Time for a nova?

Since I got back to amateur astronomy in November 2011, after a hiatus since around 1990, I’ve had the opportunity to observe several types of objects and celestial phenomena: a total lunar eclipse; U Geminorum in outburst; a fading of that northern beauty (as RCB’s go), Z Ursae Minoris; a well-placed comet visible in binoculars, in the form of comet Garradd; maxima of classic miras T Cephei, R Leonis and chi Cygni. Add to that a whole zoo of objects observed digitally using robotic CCD-telescopes, ranging from blazars to extragalactic supernovae and literally thousands of variable stars, among them a bunch of formerly neglected miras picked up by a group of fellow Swedish variabilists.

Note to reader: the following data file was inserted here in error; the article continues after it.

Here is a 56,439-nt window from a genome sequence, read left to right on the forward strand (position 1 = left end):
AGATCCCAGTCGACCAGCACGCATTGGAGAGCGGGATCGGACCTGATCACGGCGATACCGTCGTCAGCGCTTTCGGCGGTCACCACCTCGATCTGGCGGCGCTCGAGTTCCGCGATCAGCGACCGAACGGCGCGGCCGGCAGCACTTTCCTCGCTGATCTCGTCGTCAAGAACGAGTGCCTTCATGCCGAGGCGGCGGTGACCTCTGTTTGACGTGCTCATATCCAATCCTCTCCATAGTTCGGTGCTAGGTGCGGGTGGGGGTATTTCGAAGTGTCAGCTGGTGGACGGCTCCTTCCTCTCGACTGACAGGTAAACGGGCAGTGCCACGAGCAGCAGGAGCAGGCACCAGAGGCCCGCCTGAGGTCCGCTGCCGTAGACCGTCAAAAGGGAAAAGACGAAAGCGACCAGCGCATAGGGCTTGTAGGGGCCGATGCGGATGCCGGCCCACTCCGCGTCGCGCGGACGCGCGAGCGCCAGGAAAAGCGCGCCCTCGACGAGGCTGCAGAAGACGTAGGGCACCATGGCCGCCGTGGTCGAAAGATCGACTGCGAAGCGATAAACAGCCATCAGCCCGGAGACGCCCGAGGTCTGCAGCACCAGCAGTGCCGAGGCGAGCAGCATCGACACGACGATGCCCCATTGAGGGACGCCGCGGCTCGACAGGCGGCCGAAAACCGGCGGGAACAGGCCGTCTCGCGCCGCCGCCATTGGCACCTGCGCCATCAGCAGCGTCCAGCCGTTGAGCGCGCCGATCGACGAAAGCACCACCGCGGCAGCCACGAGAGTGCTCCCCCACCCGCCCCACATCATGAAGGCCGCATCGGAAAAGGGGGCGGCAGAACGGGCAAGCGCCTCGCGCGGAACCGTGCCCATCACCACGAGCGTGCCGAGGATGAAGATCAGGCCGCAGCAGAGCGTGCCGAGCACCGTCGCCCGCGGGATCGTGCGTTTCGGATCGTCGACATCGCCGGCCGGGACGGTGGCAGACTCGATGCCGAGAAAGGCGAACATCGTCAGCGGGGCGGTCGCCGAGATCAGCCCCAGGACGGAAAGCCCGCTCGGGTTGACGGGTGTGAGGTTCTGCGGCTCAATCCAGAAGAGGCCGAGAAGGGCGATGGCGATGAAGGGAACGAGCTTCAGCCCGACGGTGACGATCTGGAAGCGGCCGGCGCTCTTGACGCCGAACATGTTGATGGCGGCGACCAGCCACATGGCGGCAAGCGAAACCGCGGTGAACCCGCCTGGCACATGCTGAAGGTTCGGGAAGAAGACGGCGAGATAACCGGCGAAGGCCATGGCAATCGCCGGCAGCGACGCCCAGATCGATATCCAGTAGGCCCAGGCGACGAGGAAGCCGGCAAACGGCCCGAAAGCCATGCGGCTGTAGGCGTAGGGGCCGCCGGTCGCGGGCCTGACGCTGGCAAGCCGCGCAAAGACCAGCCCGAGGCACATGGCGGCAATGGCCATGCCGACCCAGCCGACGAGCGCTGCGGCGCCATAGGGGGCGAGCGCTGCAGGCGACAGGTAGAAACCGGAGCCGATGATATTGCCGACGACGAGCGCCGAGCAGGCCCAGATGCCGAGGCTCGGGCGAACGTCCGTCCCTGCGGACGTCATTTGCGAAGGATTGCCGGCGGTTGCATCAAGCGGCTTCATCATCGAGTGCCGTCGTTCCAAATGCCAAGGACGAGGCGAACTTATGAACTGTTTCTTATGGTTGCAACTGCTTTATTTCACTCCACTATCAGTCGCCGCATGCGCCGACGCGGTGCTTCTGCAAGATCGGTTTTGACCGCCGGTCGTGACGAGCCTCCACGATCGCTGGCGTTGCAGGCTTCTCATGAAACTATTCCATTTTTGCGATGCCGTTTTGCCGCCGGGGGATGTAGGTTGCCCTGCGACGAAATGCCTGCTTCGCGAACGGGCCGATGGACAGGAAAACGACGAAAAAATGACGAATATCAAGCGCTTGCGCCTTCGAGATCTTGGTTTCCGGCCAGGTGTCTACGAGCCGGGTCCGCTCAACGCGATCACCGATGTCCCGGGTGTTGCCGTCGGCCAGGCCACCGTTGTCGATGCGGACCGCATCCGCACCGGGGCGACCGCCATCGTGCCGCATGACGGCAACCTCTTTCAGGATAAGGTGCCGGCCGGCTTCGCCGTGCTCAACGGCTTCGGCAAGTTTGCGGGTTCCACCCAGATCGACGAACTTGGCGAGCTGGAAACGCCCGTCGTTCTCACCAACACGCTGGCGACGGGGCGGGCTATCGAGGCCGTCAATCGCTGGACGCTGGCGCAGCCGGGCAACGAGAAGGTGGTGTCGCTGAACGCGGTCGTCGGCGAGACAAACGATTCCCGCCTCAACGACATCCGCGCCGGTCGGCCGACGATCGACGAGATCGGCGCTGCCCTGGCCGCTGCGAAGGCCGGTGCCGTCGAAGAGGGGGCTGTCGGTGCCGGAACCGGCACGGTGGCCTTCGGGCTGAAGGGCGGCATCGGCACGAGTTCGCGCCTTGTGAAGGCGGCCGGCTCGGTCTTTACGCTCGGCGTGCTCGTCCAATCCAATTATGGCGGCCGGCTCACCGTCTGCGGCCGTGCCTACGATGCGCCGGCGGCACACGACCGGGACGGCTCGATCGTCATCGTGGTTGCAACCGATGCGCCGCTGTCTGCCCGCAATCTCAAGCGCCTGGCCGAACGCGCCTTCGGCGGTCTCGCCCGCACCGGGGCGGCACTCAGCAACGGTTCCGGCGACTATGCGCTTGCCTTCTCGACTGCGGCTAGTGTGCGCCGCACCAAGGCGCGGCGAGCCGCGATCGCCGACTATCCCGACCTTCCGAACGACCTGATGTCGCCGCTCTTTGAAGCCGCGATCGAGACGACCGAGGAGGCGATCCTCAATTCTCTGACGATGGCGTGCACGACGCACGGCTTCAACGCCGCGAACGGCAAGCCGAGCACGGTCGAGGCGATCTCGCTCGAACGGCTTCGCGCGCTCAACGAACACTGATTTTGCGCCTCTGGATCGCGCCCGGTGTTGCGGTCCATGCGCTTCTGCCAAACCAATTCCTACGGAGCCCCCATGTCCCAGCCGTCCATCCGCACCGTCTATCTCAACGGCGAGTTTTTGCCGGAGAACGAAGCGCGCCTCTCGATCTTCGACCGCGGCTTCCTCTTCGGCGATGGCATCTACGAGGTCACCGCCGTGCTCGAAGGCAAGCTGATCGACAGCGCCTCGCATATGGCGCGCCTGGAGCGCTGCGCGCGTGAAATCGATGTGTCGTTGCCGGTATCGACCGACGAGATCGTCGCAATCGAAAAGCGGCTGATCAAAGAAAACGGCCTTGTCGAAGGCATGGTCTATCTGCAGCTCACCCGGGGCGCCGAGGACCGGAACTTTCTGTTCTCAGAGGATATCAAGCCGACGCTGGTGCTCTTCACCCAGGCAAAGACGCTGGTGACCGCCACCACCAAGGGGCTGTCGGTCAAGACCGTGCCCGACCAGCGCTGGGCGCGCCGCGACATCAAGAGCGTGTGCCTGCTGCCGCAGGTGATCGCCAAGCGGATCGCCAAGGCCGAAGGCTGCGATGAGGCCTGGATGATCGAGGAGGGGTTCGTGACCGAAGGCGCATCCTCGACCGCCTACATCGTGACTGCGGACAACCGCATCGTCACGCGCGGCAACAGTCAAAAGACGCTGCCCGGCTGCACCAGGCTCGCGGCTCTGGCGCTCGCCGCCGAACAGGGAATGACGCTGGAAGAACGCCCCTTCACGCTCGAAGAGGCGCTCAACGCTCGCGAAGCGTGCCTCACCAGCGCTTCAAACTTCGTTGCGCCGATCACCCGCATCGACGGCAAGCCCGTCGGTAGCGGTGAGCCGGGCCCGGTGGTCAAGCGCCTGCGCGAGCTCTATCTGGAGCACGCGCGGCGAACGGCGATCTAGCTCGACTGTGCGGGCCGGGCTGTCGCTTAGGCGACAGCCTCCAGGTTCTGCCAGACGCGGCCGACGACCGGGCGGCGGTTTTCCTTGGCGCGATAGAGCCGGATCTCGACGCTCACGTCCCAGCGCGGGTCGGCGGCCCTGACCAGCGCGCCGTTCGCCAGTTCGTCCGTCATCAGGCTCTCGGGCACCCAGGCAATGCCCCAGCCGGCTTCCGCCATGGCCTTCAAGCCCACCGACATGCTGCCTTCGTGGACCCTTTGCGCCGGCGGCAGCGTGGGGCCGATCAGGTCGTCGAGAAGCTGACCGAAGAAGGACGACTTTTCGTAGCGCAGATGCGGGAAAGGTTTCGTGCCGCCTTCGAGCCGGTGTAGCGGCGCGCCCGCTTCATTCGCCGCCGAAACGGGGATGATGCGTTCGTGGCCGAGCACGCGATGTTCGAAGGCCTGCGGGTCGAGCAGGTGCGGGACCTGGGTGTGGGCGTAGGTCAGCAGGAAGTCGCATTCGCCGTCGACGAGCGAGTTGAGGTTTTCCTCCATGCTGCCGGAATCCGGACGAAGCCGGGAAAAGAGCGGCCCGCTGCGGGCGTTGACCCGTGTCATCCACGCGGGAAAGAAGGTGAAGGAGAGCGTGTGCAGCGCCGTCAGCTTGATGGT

Quite a lot in eight months of observing.

But I haven’t seen a nova. I have the impression that the novae visible recently have been stuff deep down in the southern sky, all but invisible from my vantage point here at 55 degrees northern latitude.

Who knows what the sky will have in store for us? Back in 2007 and 2008, there were novae in Cygnus and Vulpeculae, and further back during the last couple of decades there’s been bright novae in Cygnus, Aquila and Cassiopeia.

Maybe it’s time for the northern Milky Way the next time? All the nova action can’t possibly be all Sagittarius all the time.

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